-startling, indeed, at first by its very strangeness—but soon discovered to be adverse to every sound principle of philosophy, religion and common sense! And, if this be the case with the Gods of the modern Olympus, what must we expect of
their worshippers, the literary cliques and congregations, that receive their every utterance with a deeper and devouter reverence than ever the ancient Greek paid to Apollo's oracle ;-in whose presence, to express any doubt of the genuineness of their divinities, would excite a storm of wrath that would quickly drive forth the skeptic scoffer? Of course, the same characteristics will be found, only in more frequent occurrence, and in an exaggerated degree. Sciolism claiming to be science, the ooplorns, as in the days of Socrates, to be the oogó-an immense amount of superficiality with a very small quantity of “thoroughness ” (how we love that honest English word !) in anything, and in fine, an immeasurable quantity of what we cannot better define than in the words of the Greek satirist—" yaż zavodožiav, και ερωτήσεις απόρους, και λόγους ακανθώδεις, και εννοίας πολυπλόκους, αλλά και ματαιοπονίαν μάλα πολλήν, και λήρον ουκ ολίγον, και ύ9λους, και μικρολοyiavı”—the applicability of several of these terms to the literary " contributions" and conversations of these litterateurs and literary cliques will be at once recognized by any one well acquainted with the communities to which we
and the leading cause of this unhappy state of things is a want of soundness— thoroughness”-in education, combined with the impulses of an unhealthy and dishonest ambition—the ambition, in a community which has claimed and gained, by whatever means, the reputation of being par excellence " literary,” to be “ literary” also. Thus, in the absence of that true training and scholarship, which are so essential to the performance of good, honest work, work that shall tend to the glory of God and the good of man--in a literary career, we constantly find ladies and gentlemen seeking to acquire, in a per saltum way, without any of that steady and laborious preparation that can alone render such acquirements profitable, a knowledge of some half dozen languages and as many of the ologies in the course of a few months! Let it not be thought we are exaggerating. We write honestly and sadly what we know too well. The consequence, of course, is, a smattering of various sciences and languages, and a sound knowledge of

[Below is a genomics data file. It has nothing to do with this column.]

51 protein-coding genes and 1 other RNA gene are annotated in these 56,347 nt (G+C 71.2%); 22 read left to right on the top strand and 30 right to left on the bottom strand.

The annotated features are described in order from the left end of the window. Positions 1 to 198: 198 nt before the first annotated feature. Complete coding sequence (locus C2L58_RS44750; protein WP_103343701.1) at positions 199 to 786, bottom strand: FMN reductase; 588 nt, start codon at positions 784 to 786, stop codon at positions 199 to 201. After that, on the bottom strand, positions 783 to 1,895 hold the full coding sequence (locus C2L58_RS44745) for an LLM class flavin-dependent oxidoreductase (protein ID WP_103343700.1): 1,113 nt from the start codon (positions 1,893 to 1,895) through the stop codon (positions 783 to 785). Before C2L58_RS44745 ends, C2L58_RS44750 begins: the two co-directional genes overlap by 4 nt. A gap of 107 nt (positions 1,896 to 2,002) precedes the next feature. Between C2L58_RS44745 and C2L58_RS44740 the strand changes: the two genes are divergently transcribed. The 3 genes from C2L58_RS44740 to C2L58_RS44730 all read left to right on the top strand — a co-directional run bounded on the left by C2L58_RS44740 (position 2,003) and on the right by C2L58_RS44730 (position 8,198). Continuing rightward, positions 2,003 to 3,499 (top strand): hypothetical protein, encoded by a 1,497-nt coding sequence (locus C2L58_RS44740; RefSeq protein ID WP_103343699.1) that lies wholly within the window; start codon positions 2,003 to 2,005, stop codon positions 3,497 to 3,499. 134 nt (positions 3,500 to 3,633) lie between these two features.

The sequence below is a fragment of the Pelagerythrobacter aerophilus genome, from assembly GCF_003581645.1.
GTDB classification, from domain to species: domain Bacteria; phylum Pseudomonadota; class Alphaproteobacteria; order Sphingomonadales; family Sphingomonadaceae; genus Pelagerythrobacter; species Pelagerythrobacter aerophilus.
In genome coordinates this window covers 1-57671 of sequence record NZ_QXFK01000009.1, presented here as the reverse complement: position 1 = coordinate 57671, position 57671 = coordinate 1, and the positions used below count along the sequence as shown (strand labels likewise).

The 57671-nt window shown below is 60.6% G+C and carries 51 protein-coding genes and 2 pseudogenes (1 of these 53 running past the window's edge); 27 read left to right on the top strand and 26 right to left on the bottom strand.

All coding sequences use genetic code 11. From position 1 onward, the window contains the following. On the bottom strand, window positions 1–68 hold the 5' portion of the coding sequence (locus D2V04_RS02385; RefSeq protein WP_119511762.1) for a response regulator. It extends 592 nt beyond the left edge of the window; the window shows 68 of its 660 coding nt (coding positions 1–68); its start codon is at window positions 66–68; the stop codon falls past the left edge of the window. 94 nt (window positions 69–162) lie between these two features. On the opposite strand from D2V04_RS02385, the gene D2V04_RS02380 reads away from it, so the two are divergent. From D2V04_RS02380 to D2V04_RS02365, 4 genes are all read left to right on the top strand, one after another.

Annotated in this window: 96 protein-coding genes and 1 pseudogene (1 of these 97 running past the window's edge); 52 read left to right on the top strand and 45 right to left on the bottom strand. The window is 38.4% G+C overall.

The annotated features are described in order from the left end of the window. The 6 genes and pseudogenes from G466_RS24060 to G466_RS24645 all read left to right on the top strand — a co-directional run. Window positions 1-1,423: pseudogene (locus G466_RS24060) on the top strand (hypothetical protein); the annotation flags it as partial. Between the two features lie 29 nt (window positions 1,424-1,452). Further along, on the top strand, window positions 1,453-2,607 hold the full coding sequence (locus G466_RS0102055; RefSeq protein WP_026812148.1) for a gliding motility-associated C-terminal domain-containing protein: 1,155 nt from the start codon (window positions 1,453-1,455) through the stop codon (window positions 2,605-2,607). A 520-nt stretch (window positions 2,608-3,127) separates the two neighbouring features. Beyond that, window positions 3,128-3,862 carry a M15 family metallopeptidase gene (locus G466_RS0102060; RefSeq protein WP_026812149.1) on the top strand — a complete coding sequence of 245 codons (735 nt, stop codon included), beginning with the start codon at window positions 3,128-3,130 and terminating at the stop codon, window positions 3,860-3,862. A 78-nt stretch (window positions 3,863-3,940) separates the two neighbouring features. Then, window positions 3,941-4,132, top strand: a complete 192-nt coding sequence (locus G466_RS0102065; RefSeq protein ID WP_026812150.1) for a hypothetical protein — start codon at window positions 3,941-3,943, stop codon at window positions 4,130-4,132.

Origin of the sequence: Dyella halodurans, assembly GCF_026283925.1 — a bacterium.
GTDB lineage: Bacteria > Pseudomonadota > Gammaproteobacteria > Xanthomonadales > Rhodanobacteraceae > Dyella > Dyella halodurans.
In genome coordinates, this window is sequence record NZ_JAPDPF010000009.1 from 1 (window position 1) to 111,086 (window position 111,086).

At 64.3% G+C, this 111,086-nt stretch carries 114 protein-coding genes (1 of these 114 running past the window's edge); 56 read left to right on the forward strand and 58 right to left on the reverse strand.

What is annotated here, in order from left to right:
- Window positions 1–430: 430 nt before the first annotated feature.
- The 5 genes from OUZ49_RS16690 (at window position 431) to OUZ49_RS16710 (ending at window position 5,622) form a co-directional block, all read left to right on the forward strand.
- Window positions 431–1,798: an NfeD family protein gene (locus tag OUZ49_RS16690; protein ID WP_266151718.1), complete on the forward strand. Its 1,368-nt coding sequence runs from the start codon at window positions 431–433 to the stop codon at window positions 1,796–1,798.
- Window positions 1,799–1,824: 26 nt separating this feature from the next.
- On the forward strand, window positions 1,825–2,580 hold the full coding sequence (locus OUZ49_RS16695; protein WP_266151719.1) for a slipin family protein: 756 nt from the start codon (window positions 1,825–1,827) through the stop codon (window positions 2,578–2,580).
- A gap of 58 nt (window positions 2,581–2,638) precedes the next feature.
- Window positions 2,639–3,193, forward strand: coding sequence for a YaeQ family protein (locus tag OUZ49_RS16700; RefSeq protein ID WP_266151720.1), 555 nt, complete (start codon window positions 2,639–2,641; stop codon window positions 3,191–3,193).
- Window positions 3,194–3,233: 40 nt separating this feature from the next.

Our desire is to be useful, not ill-natured, therefore we abstain from giving many illustrations, that would add a rich piquancy to this paper. But such facts as these we may in a general way allude to, because we are sure they are merely representatives of large classes. We have met
ere now one lady, not undistinguished in “ literature,” (?) but who more especially prided herself upon being a really accomplished classical scholar," and was so regarded by the adoring members of the clique over which she reigned as presiding goddess. Opportunities were afforded us for forming a tolerably correct idea of the grounds of this reputation, and we discovered that she had read the whole of Virgil and greater part of Horace, with some minor works, andknew nothing of one or the other, though she could fluently and flippantly quote a few of the more familiar passages! The secret was, she had taken a tutor for a time, to gain this much coveted knowledge, and had also taken-translations ! -"ponies," as the Sophs. would say. Again, another fair ornament of a somewhat pretentious literary coterie meets our eye, as it looks back through the vista of memory, who aspired rather to honors in science and philosophy. She had studied astronomy quite thoroughly, and“ was devoted to that noble science,” yet, strange to say, she had not studied geometry, or trigonometry, or even algebra, all which most students of the “baser sort” believe to be somewhat necessary as preliminaries to the higher science. She had read and was “ thoroughly acquainted” with all Sir William Hamilton's" works, and, we must acknowledge, could quote from parts of them freely, but unfortunately, she often applied those very quotations in a manner that would sadly puzzle poor Sir William, could he come back from his honored grave; and most certainly she was blissfully ignorant of the first principles of Metaphysics and Ethics.
The result of all this superficiality and morbid desire of distinction is exactly what might have been anticipated. Society is agitated by an unhealthy rivalry and contest for notoriety. If no other means will secure the wished-for prize, some startling paradox is asserted and maintainedsome sensation tale, of that peculiar esthetic character, that sails far above the region of æsthetic. law, is written—some wild philanthropic scheme is taken up and publicly discussed
or some new religious dogma broached, and one more breach thus made in the walls of Christ's Church. In each and all of these ways, and in others equally opposed to truth, good feeling and good sense, notoriety is daily sought by hundreds, who might, by having submitted themselves in time to the necessary mental training, have gained an honorable and an honest' fame. These are all, we fear, too far